Omega v. Alliant Techsystems presented other claims that bear analysis. For instance, while its applications were pending, Alliant filed a motion to delete many of its identified goods from that application and consented to an entry of judgment against it as to trademarking those goods. The board granted the motion. However, the applicant's admitted non-use on some of the goods, the board observed, was not a ground for deeming its applications void ab initio in their entireties. To support its conclusion, the board noted that prior to its filing date, the applicant used its marks for pouches for tactical gear, which the board held were substantively the same as the bags for tactical gear and tactical equipment of the application, and for armor-bearing vests, which are protective clothing. Thus, the board dismissed the opposer's non-use and abandonment claims.

Omega S.A. also claimed in its opposition that Alliant had committed fraud on the USPTO when it filed its application, because it later admitted that it did not use its marks on some of the identified goods prior to filing its use-based applications. The watchmaker based this claim on the fact that the applicant delayed in correcting its applications until after Omega had opposed them, and said delay established the applicant's deceptive intent.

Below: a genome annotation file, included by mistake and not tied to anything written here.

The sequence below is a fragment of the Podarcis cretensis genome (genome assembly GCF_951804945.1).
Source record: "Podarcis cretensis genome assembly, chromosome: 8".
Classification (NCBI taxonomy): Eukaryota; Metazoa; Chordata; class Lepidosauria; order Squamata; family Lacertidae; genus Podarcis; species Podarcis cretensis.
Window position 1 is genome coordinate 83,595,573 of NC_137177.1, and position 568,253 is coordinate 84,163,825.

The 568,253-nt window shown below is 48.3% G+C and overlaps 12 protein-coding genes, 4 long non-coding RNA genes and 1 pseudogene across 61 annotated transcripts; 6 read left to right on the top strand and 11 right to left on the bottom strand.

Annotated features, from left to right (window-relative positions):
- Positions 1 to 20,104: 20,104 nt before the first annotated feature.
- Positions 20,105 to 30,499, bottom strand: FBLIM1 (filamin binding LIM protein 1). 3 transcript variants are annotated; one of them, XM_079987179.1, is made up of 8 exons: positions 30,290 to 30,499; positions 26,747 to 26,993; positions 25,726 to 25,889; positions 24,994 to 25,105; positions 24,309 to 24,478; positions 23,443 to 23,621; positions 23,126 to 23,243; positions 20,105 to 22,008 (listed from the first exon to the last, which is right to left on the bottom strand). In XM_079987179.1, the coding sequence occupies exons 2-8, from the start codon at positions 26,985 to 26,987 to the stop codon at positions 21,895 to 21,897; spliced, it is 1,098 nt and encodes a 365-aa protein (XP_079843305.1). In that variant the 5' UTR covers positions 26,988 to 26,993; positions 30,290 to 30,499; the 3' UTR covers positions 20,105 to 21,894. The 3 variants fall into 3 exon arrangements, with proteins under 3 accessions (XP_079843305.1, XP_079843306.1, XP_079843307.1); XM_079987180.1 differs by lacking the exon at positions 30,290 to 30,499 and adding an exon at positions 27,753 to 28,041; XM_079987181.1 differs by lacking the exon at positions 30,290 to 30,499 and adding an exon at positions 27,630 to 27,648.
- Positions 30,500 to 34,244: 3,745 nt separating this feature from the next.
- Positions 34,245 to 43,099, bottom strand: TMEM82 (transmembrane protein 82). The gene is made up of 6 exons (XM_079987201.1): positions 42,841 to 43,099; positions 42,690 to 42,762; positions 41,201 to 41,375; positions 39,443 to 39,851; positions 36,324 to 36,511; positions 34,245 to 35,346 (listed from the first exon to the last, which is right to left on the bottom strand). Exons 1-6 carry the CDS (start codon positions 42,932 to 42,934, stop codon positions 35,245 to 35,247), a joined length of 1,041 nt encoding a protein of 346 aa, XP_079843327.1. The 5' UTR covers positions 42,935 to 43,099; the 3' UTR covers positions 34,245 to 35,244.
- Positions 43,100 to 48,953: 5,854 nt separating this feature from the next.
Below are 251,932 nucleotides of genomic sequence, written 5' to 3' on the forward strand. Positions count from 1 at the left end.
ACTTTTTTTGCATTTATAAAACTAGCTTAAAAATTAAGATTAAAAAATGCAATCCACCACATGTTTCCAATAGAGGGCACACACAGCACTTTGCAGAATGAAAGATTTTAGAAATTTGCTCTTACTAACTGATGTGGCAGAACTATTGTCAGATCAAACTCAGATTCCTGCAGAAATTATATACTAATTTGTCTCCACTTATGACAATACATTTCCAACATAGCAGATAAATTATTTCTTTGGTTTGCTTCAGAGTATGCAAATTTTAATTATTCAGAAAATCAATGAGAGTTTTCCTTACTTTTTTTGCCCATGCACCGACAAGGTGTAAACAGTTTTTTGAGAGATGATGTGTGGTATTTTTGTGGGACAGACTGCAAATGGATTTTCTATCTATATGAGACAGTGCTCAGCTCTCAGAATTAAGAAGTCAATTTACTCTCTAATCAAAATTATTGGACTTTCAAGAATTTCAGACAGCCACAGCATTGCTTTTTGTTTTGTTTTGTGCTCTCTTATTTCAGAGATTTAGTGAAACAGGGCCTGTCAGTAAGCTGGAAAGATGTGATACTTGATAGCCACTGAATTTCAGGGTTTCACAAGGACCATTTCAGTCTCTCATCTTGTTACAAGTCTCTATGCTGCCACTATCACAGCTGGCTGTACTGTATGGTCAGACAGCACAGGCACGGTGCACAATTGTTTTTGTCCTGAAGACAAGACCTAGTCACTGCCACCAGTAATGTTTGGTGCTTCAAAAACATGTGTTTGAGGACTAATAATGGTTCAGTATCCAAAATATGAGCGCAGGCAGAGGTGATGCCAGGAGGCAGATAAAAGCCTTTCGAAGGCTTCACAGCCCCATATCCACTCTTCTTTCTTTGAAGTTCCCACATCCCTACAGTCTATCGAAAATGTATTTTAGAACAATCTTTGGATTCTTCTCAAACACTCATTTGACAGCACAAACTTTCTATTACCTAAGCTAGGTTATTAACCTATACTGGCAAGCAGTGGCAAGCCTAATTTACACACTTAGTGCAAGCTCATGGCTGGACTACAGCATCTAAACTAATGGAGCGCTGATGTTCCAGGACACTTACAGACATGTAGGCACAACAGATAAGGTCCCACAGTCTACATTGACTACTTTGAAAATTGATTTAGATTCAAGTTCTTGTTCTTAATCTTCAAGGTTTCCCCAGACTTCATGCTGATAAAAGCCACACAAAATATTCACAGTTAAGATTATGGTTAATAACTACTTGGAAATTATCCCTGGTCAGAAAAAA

The TTAB denied this claim, primarily because there was no evidence, let alone the required clear and convincing evidence, that the applicant intended to deceive the USPTO when it filed its application. The fact that the applicant should have known it was not using its marks on some of the goods did not, according to the board, establish fraud. In its defense, Alliant admitted its error during discovery and then made its motions to amend. Even though the deletion occurred seven years after the mark was applied for, the Board felt that it did not constitute evidence of an intent to deceive the USPTO and dismissed Omega's claim of fraud.